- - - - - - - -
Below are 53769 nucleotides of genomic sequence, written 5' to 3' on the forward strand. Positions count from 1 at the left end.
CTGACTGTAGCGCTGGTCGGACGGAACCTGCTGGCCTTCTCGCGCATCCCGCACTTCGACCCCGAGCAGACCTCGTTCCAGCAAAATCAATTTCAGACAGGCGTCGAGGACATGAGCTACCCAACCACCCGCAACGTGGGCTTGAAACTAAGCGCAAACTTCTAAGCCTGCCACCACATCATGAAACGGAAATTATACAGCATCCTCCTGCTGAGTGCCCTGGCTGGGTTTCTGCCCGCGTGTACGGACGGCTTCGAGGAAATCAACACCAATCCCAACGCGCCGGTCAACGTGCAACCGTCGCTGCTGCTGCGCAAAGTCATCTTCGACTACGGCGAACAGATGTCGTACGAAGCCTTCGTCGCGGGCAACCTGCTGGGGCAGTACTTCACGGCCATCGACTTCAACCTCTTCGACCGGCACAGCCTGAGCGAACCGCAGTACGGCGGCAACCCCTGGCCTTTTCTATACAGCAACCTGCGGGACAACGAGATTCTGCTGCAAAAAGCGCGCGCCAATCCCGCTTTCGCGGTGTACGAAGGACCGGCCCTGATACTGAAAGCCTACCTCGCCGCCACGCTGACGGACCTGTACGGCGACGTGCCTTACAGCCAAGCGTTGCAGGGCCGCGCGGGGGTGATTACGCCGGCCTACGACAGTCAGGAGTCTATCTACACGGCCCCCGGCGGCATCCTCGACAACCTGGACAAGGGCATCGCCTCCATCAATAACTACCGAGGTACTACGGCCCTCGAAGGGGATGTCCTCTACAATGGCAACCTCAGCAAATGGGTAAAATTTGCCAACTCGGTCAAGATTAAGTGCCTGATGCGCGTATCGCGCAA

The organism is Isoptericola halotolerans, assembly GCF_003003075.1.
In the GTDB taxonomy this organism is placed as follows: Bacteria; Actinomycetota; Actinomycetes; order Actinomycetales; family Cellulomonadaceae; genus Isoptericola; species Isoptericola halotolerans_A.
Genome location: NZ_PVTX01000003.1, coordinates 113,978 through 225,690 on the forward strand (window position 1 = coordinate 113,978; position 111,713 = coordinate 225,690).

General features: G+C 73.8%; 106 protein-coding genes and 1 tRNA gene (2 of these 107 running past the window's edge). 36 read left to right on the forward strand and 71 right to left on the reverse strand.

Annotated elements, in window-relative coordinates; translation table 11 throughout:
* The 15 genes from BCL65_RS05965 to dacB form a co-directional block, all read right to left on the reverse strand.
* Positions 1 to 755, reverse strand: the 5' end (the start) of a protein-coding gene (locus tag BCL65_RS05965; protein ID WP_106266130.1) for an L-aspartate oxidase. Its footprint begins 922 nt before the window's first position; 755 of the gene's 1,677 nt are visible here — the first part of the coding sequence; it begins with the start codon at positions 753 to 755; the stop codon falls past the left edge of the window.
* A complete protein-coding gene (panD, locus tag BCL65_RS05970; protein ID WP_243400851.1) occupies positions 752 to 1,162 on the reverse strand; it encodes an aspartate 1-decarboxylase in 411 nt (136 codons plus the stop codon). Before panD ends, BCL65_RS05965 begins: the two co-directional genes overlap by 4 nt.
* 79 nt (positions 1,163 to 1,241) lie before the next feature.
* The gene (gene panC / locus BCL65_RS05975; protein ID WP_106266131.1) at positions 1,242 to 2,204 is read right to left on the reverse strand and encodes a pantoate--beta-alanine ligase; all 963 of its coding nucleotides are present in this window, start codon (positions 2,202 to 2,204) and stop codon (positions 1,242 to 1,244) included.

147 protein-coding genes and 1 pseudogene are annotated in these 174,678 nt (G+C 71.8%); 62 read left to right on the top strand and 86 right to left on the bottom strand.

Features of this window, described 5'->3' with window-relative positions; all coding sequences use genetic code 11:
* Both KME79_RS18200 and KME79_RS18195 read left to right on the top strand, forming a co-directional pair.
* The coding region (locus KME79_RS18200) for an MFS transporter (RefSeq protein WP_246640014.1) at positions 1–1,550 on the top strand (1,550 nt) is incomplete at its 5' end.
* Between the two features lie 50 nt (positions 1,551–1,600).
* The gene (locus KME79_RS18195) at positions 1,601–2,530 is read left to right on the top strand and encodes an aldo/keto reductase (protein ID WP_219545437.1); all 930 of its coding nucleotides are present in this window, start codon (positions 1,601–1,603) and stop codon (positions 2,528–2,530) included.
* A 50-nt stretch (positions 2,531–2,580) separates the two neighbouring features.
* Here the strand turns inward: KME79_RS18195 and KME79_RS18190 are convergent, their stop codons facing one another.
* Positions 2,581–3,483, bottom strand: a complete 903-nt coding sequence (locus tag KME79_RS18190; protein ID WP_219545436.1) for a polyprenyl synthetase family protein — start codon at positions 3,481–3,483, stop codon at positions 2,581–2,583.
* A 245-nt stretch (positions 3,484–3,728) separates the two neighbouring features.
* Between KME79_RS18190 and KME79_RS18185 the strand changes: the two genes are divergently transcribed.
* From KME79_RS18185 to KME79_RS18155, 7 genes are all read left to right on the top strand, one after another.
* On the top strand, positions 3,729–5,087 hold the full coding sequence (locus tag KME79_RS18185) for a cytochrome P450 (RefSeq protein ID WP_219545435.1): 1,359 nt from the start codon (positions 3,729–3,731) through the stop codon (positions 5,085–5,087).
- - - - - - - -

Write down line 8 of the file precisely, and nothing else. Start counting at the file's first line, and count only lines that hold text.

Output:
* The 15 genes from BCL65_RS05965 to dacB form a co-directional block, all read right to left on the reverse strand.